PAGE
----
The ghost in my attic is Margaret, but she lets me call her Margie. She was seventy–six years old when she died, and now that she’s a ghost she sits in her rocking chair day and night, holding a tiny baby in her arms. The baby rarely moves and almost never cries. His name is Gavin, and he is thin and wrinkly and covered in fine brown hair. Funny looking, as preemies often are, but sweet nonetheless. Margie keeps him wrapped in a blanket of cobwebs, which I think is disgusting. I’ve always hated spiders.
Did you know that ghosts are like pack rats? We collect all manner of things: Barbie hairs and memories and peanut shells and dreams of death. Invoices and autumn leaves and the words on the tip of your tongue. Margie collected Gavin, and now she collects cobwebs from my attic to be sure that he stays warm.
Technically it isn’t my attic; it belongs to my husband now. My former husband. He lives in what was once my house, with his new wife and her two kids and a newborn baby boy. The baby looks like Gavin might have, if Gavin had lived.
Here is the problem with collecting. Whatever you take, the living no longer have. So a ghost with good intentions, who takes away stubbed toes and sunburns, ends up surrounded by pain. A malicious ghost ends up with cotton candy and laughter and baby smiles and — well, it’s hard to stay mean surrounded by all that. That’s why most ghosts collect harmless stuff like paperclips and lint.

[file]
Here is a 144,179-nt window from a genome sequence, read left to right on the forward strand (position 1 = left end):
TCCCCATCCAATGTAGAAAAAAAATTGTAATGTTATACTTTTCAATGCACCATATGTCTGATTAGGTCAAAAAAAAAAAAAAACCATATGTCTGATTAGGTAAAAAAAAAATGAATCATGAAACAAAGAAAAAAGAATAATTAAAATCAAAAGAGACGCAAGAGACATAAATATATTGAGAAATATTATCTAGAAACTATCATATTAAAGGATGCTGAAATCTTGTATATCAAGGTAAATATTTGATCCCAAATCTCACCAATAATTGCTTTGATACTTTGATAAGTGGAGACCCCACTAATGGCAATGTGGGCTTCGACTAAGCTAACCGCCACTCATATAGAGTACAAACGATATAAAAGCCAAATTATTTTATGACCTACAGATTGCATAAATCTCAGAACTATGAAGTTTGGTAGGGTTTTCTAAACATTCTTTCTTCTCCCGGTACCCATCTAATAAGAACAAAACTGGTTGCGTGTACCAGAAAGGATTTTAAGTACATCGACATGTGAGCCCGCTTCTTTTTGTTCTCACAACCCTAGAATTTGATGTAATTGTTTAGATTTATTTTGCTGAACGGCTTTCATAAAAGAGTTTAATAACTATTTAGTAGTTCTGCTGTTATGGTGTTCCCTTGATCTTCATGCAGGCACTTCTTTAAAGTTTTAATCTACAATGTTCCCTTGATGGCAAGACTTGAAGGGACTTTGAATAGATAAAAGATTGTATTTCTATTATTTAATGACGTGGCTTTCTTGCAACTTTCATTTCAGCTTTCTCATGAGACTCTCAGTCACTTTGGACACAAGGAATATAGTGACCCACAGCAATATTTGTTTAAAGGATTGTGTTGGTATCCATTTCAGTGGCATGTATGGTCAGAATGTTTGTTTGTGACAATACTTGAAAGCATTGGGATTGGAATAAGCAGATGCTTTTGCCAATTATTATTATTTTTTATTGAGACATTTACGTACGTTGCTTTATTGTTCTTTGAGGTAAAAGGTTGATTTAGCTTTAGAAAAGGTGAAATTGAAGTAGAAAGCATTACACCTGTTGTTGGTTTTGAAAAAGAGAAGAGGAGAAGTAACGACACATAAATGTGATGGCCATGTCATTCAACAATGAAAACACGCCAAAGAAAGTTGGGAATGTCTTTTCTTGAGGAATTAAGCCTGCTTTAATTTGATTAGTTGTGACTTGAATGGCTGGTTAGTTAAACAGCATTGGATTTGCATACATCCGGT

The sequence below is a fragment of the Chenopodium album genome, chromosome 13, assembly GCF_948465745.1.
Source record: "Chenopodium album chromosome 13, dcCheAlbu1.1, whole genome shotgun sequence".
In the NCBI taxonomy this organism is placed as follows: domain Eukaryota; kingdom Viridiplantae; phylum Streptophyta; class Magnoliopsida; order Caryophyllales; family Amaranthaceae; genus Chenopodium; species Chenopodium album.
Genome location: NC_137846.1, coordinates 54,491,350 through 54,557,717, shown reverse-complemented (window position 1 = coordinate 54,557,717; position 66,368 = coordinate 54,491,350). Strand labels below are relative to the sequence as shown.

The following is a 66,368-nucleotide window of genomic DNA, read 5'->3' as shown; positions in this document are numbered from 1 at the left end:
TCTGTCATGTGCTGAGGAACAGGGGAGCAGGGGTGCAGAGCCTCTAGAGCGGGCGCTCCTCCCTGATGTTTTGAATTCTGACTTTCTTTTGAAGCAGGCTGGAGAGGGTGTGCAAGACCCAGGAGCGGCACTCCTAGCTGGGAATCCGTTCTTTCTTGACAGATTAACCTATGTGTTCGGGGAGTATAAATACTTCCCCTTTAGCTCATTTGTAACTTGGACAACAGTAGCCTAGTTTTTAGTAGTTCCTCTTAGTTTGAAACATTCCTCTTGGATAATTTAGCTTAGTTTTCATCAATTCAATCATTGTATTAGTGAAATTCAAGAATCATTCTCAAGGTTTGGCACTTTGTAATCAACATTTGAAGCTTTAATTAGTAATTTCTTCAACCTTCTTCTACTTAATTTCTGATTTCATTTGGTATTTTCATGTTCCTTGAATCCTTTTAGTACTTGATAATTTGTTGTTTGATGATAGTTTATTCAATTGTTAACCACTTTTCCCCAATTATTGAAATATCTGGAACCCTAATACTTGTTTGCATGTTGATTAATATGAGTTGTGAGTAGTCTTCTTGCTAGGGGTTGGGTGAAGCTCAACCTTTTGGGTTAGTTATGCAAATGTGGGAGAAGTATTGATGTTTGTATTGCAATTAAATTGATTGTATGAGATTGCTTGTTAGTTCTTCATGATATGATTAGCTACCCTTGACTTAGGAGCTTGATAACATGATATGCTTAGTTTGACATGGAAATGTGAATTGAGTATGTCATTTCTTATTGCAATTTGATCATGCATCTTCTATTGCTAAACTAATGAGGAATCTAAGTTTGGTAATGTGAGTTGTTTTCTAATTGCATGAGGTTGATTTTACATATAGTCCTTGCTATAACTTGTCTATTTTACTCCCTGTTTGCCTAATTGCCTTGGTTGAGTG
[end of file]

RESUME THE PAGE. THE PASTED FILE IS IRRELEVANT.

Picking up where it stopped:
Margie wanted to be good. When she was alive, she miscarried five times. There was something wrong with her, something that kept her from carrying a baby to term. When she died, she wanted to help other women, to keep them from suffering the way that she’d suffered. She found a woman, thirty–four weeks pregnant, whose baby had died because a blood clot cut off his supply of nutrients and oxygen. Margie took the lifeless baby and named him Gavin. The pregnant woman, of course, was me.
Remember the problem with collecting? I woke up one morning without my baby, and with no real explanation why. The doctors were baffled, and I was devastated. I had lost my little boy, and there wasn’t even a cheek to kiss, no tiny body for me to hold one time before I said goodbye.
My friends and family tried to help, but they didn’t understand. My husband buried his grief in work and stayed at the office late while I cried myself to sleep. No one remembered the bottle of Percocet left over from when I got my wisdom teeth removed, so no one thought to take it away from me.
Margie haunts the attic, so I mostly haunt downstairs. I spent my first few years of ghosthood collecting lipstick from the purses of my husband’s girlfriends, but eventually I got over my jealousy. He remarried, and the house is nicer with children in it. Now I collect stray socks from the dryer and baby toys that fall behind the furniture.
I’m using the socks to make a quilt for Gavin, to replace the terrible cobwebs that Margie uses. I need perhaps a dozen more socks to finish it. In the meantime, I take the toys to the attic, and give them to Margie. She died old enough that her memory is bad, and she doesn’t remember that the baby she holds is my son. She simply sits in her rocking chair and cuddles his tiny body up against her chest. She tells him how his mother would have loved him, if he’d lived, and she gives him the toys that I bring.
All ghosts are collectors, even my unborn baby boy. He collects static from the radio and warm water from the bath and muffled voices that come up through the ceiling. Anything that reminds him of the womb. He is trying to recreate me.
I am tempted, sometimes, to collect my husband’s new baby. He is pudgy and gurgly and just starting to smile. But he isn’t my baby, and I know all too well the pain that it would cause if I took him from his family. So instead I haunt the house that once was mine, and listen to the children’s laughter, and try to collect only little things that won’t be missed.